To mediate is to function as an intermediary between parties – to reconcile differences, bring about an agreement, create a compromise, or even convey a message. Given that Jesus has already offered the ultimate sacrifice (replacing the need for Old Testament type sacrifices), stated that He is God (as part of the Trinity), and calls all men to come to HIM (Matt. 11:27-30), not the CHURCH – what exactly do you propose the Church needs to “mediate?” The writers of the New Testament give many insights as to the purpose of the Church, but a summary reveals Jesus is the Head of the Church; we are called to the collective worship of Him; we are called to encourage, instruct, admonish, and even discipline each other toward maturity in our (personal) relationships with Christ; we are called to be examples of His love, grace, and mercy to non-believers; and each of us is given spiritual gifts that we are to hone and use to accomplish all the above. So, again, what exactly do you mean when you say “outside the mediation of the Church?” Without further explanation, this phrasing comes off more like a parent telling a child "do it because I'm your Mom, and I said so!", not because there's any real logic or evidence to back it up. As is, it can be misconstrued, and even twisted, for the purpose of making it mean anything you want it to mean depending on the circumstances – which Church history has proven to be true, many times over.
Adjacent to that is your vague remark that the belief that a personal relationship with Christ is possible outside the mediation of the Church “is a dangerous and harmful temptation.” Okay, that’s all well and fine – I can certainly see where you might be going with that remark. But where exactly are you going with it? To whom is that belief dangerous and harmful? The believer . . . the Church . . . non-believers . . . the government . . . their family . . . other believers? And why is it dangerous and harmful? What precisely do you believe this temptation leads to? “Dangerous and harmful” is a very ominous phrase, and your use of it – without further detail – smacks more of scare tactics rather than genuine instruction that is accompanied by scriptural explanation and facts.
You state when someone says “I believe in God, I believe in Jesus, but I don't care about the Church” that this is not good. But you don’t broach the subject of why they say that. And by not putting that statement into context you willingly overlook your Church’s participation in the birth of their frustration. Your parishioners are telling you that YOU have betrayed their confidence in your Church . . . that YOUR Church’s willingness to turn a blind eye to the outrageous and harmful behaviors of your priests over the past 100 years (or more?) is proof that YOU can’t be trusted to put your own house in order. Your demand for loyalty and faithfulness to the Church has become hollow because YOUR Church has proven itself to be “stiff-necked” in response to its own abusive behavior. You openly point a finger at those who make this statement as if it has come from out of left field – that its’ inception is somehow unrelated to the Church’s behaviors and attitudes toward its parishioners. And your opinion of those who make that statement is the ultimate in hypocrisy and self-righteous arrogance.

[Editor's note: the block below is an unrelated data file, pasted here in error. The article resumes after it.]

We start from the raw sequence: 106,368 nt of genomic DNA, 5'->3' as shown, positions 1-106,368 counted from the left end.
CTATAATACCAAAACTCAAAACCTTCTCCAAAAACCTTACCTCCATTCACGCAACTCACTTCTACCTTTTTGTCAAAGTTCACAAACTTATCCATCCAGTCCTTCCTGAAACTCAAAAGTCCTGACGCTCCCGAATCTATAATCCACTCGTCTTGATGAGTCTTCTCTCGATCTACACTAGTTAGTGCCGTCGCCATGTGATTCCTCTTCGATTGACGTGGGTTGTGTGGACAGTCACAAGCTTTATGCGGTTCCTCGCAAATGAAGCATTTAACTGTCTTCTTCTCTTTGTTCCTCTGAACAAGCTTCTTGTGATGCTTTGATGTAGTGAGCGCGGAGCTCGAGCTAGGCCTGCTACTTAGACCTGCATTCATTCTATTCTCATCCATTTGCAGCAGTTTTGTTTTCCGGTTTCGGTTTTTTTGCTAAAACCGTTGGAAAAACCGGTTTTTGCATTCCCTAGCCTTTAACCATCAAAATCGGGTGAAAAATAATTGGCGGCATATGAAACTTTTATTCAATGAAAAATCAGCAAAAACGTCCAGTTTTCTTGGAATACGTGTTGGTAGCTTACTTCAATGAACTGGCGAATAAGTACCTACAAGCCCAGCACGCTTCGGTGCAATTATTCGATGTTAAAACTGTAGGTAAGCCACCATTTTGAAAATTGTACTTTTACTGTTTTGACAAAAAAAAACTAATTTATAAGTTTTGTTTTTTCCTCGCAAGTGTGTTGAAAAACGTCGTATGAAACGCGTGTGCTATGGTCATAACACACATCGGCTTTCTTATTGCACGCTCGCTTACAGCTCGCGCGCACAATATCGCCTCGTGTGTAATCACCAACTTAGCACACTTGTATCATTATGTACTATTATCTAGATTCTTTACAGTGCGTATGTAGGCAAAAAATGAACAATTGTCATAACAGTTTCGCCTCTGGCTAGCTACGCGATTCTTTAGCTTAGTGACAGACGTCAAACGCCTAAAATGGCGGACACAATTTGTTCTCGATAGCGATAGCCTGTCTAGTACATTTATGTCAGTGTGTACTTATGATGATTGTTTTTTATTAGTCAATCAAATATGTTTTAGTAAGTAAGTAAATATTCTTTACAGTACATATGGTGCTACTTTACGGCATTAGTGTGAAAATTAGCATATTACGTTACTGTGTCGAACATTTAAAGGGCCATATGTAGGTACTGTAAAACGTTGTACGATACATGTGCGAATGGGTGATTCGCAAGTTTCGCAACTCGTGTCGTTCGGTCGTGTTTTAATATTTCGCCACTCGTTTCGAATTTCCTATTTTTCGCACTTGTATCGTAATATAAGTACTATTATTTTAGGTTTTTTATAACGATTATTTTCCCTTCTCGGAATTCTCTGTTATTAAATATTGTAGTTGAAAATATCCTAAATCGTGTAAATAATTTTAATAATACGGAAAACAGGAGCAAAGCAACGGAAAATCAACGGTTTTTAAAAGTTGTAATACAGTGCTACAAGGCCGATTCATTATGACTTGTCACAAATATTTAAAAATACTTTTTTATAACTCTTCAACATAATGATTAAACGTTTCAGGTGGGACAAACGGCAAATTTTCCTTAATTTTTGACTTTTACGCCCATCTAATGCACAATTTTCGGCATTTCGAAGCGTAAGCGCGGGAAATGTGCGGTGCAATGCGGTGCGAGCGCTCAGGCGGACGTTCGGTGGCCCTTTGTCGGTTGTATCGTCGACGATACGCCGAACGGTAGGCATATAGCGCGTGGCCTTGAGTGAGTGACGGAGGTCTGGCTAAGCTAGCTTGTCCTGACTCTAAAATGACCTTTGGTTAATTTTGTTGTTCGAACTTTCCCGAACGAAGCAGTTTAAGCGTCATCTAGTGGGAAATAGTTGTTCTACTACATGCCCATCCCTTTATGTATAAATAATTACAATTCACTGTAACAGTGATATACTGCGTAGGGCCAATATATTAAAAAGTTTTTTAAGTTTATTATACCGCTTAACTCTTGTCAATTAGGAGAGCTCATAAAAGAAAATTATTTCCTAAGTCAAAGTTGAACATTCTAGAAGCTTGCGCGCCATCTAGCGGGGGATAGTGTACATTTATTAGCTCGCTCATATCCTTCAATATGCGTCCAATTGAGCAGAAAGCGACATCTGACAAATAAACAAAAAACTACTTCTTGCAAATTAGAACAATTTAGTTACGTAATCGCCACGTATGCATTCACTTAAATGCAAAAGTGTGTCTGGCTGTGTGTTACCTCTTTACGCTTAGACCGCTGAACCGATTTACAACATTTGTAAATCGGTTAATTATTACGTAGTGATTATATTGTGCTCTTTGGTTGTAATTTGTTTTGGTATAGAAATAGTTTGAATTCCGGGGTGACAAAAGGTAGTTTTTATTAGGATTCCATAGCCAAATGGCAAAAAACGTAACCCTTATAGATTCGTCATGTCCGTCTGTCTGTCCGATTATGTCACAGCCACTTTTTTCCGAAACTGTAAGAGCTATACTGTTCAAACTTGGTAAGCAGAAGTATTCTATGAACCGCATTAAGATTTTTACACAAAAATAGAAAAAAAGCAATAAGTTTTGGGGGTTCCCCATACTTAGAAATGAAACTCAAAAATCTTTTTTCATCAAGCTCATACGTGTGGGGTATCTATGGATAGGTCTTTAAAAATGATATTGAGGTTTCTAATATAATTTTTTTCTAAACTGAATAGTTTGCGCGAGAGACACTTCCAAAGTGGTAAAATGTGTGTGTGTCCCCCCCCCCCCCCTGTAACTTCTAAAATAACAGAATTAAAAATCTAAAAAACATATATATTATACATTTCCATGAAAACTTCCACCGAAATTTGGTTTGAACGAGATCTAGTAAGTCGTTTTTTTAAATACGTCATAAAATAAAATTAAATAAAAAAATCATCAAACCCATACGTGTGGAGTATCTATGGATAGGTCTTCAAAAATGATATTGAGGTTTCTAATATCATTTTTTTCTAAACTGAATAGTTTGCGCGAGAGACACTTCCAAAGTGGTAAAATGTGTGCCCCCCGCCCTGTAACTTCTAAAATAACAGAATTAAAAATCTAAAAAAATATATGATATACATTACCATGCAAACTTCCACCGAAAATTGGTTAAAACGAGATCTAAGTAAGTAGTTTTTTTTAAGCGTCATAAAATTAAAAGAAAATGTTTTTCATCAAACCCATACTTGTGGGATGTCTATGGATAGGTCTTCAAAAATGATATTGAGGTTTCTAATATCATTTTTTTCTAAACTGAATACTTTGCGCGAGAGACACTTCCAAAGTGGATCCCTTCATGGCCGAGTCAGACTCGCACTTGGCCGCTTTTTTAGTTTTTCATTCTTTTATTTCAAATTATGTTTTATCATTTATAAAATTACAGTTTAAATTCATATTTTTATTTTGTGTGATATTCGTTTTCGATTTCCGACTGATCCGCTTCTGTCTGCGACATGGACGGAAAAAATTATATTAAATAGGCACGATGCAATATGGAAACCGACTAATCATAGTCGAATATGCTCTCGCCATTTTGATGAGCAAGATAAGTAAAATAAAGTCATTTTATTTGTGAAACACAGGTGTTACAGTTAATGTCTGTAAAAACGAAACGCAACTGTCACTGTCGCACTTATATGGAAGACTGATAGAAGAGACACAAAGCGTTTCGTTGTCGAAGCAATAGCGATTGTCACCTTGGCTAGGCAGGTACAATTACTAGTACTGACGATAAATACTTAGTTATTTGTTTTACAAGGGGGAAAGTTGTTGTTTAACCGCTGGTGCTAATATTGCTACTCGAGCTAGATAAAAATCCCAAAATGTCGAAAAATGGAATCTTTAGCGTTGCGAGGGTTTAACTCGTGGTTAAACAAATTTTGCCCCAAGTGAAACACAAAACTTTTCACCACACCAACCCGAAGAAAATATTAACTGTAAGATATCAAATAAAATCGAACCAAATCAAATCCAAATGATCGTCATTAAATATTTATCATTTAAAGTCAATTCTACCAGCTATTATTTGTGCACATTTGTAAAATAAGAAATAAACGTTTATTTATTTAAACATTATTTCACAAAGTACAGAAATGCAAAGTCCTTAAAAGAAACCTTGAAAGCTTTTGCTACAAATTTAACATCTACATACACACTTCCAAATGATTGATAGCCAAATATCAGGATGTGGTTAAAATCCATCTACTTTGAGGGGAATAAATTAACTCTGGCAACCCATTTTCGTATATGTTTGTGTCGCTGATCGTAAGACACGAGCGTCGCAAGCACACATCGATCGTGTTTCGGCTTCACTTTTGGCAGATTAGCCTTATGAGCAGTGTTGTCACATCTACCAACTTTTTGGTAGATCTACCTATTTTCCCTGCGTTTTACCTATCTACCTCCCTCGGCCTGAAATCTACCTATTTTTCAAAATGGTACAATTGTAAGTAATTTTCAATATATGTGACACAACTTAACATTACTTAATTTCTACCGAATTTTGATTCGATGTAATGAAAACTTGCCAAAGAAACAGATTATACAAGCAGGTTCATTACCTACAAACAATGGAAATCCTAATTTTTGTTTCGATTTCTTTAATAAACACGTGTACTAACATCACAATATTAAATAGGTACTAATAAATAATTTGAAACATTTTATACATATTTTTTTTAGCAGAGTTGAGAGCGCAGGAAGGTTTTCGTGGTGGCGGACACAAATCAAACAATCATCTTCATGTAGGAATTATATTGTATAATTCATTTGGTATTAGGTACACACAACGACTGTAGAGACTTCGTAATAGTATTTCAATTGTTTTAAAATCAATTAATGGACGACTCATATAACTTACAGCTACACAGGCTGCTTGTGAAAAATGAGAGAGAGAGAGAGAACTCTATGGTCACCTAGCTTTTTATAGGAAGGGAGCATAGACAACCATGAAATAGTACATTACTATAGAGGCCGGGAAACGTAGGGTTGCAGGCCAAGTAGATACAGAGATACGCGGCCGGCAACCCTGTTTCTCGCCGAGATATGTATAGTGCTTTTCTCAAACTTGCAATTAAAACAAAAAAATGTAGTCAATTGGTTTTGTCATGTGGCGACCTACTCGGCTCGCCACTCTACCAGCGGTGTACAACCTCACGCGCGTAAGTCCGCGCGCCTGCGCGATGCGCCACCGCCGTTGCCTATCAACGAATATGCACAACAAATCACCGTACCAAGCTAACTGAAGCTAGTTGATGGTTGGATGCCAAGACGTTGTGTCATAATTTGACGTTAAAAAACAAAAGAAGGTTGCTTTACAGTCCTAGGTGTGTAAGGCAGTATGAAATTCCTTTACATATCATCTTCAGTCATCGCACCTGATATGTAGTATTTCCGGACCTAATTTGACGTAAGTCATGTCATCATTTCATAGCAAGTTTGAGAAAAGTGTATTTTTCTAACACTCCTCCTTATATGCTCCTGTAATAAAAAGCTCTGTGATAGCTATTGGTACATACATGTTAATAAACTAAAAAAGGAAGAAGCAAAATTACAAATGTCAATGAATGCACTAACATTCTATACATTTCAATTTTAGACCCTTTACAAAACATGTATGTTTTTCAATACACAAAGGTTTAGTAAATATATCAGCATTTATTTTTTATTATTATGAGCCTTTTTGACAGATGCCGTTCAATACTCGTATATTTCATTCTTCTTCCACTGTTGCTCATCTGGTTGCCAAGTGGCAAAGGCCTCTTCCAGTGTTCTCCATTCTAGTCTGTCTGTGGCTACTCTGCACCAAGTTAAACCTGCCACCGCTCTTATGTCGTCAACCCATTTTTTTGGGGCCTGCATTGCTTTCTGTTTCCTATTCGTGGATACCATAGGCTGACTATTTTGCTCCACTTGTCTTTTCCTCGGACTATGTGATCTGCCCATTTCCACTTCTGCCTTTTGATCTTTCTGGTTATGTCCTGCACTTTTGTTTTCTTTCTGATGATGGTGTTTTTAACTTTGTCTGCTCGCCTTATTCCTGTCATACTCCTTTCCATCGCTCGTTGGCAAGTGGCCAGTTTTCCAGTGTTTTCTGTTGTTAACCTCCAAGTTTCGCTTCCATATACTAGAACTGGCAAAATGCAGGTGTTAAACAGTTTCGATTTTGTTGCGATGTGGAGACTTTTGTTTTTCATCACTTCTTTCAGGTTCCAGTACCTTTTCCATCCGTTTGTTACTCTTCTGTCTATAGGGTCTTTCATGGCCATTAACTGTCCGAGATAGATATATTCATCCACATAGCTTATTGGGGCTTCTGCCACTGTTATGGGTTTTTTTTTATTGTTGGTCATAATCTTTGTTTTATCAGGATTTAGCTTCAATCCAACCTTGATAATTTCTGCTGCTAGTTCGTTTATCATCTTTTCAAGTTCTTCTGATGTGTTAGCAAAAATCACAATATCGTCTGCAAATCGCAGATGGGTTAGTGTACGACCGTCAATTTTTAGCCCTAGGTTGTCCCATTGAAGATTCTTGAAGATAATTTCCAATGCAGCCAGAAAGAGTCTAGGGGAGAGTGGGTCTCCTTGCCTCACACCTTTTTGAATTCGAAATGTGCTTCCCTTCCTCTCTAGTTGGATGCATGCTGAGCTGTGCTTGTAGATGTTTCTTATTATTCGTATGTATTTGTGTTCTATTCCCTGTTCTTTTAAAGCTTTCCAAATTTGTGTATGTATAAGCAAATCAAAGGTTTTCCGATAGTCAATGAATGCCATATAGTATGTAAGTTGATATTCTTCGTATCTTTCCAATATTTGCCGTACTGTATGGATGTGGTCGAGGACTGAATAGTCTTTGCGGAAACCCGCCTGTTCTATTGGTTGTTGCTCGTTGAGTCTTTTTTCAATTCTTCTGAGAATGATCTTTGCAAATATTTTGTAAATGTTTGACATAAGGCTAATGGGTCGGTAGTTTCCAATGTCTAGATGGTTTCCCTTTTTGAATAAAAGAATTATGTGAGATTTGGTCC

Finally, in an interview with an Italian newspaper, you’re quoted as saying that the United States has “a distorted vision of the world” and must be ruled by a world government as soon as possible “for their own good.” Additionally, you’ve stated your belief in the need for a one-world government (with FULL control) to combat issues such as climate change. So, now you believe you are the final authority on “how” the world should be viewed? That you stand head and shoulders above the rest of mankind as the only person who sees this world as it should be?!? Your remark is almost naive: of course the U.S. has a distorted view of the world – EVERY country has a distorted view of the world just as every PERSON has a distorted view of the world – because NO ONE (including you dear Pope) has the ability to fully understand everyone else’s circumstances, and therefore see the world with “clean vision.” We have all been raised in different socio-economic environments, with different religious beliefs, and different traditions, that all play into how we view the world around us. Your demand that the U.S. needs to be “reined in" simply because you don’t agree with their world view is amazingly short-sighted. But your push for a one-world government is actually scary. I presume you’ve read the New Testament book of Revelations? Are you simply attempting to posture yourself (and/or your Church) to be aligned with such a government for the purpose of power and control? After all, this wouldn’t be the first time in history the Catholic Church tied itself to a reigning monarchy and enjoyed the spoils of that relationship. Or are you simply “helping” the world get to the circumstances of Revelation sooner for the purpose of Christ’s return?
Either way, I urge you to FIRST evaluate your own house and make the necessary changes that will garner the loyalty and trust you have lost from your parishioners over the years. Once you have accomplished that, then take a close hard look at whether Jesus would view your Church in the same way he viewed the religious leaders of His day. Have you turned His Temple into a house of money-changers, mediating your followers’ desire for a relationship with God in exchange for money, power and control? Do you point your followers to Jesus as the only way to God (as stated in scripture), or do you assign yourself the position of mediator between God and mankind? Will you continue to willingly turn a blind eye toward your Church’s shortcomings – blaming external factors for your failures – or will you re-earn the loyalty of your parishioners by openly admitting your failings, seek forgiveness, re-evaluate your purpose, and make the difficult modifications to your internal culture that will warrant reconciliation?